What’s The Link Between Endometriosis and Infertility?

The medical community does not have a complete grasp on the concept of Endometriosis, though it does affect a significant number of women worldwide. It has been agreed upon however, that endometriosis and infertility do have a connection; there are thousands of women who have the condition however, and they do not have any trouble becoming pregnant.

The endometrium is the lining within the uterus, and this is a lining that thickens during the ovulation process. This is to ready it for the egg, though there are times where the thickened tissue grows on the outside of the uterus. That’s not what was intended and it can result in infertility. Sometimes it causes a major problem, sometimes it does not. There are more severe instances of this condition however, and the more severe cases can cause pain, and they are what can lead to infertility.

The tissue, which has managed to grow on the outside of the woman’s uterus, will perform the same function as endometrium tissue. It thickens, and then falls away. The body, and the abdomen in particular, are not ready for this, therefore there could be many problems associated with it, up to and including infection. Organs may even end up bound together in this case. The egg will become immobile, and thereby lead to infertility.

Over time, this disease can make progress, though one should understand that it is typically slow. It will continue to expand, and this will make it nearly impossible for the ovaries to release eggs properly. In addition to this the disease can cause pain, and even make periods a lot harder to bear. One of the best ways to treat this issue so far is estrogen control. This is due to the fact that studies and research have shown that estrogen is what permits tissue to grow in odd places.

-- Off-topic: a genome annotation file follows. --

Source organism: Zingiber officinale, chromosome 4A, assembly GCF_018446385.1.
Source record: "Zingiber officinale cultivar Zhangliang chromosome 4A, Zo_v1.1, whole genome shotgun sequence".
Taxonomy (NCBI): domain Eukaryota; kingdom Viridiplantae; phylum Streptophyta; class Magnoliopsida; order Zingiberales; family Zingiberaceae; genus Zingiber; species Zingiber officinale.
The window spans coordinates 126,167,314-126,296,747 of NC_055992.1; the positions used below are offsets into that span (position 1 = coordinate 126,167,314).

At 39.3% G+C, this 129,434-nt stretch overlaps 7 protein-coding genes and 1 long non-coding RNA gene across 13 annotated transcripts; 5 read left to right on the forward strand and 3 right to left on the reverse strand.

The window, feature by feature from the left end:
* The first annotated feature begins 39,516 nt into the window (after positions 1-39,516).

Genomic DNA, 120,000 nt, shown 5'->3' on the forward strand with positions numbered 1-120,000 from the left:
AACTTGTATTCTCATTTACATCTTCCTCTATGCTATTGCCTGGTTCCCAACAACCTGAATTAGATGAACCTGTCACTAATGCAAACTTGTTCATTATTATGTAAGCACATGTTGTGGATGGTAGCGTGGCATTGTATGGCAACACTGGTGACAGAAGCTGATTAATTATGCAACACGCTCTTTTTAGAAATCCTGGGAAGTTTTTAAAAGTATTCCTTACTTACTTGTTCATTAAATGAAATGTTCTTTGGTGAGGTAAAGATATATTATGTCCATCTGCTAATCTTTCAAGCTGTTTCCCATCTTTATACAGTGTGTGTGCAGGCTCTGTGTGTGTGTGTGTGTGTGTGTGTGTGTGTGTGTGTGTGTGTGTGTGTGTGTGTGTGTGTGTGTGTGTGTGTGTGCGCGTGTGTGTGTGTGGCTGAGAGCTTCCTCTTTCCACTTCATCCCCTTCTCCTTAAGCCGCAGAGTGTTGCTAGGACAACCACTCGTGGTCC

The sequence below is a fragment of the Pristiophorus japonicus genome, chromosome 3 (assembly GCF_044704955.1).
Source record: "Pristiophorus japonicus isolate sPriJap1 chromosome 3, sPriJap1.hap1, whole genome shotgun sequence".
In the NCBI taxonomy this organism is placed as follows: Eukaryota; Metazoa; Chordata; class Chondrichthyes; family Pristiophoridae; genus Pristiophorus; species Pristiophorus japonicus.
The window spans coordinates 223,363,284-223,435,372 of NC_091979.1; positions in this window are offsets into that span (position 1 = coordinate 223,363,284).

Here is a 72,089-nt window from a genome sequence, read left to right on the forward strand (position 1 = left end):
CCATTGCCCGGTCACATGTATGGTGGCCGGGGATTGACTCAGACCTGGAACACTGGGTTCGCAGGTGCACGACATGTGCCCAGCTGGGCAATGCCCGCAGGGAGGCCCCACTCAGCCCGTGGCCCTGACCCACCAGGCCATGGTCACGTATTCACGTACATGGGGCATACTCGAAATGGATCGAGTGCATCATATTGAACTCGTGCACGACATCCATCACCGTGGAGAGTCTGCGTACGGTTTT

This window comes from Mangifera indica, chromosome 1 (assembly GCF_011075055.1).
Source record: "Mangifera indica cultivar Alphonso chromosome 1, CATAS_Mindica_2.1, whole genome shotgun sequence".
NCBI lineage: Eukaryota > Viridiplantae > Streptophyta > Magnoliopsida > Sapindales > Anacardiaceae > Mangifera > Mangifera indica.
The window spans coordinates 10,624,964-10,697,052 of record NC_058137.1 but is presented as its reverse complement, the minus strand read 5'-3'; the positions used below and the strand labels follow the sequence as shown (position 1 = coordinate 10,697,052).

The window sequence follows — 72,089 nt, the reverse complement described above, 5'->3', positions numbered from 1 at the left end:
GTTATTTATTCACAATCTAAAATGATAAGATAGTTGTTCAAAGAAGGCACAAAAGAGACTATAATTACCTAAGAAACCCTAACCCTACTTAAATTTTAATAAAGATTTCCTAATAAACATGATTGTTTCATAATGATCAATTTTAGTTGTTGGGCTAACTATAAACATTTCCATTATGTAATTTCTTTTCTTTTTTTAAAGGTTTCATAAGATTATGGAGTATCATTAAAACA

The biggest problem is that the symptoms that are commonly reported by patients are a bit hard to directly relate to the condition. Even when one might think they have it down pat, they might suddenly discover that it is related to yet another illness. There are some other symptoms that are a bit more clear cut however. These symptoms can include unexpected bleeding, pain in the pelvic area, leg pain, high blood pressure, and others. These are all very uncomfortable, and if you find that you are experiencing them it would be a good idea to go to your physician.

Surgery might be an option, after all, getting rid of that tissue should be a top priority. There are also some hormone treatments that may serve to rid you of the unwanted tissue. You need to beware of a wrong diagnosis, you do not want to be a victim of endometriosis and have a physician who believes it is another condition. Make sure you go to a specialist, to ensure that the issue is addressed directly.

So long as it is diagnosed, and if proper steps are taken to render treatment, you can recover, but know that the disease may return. You will then need to speak to your physician on the next course of action. What happens next depends on how bad the disease is.

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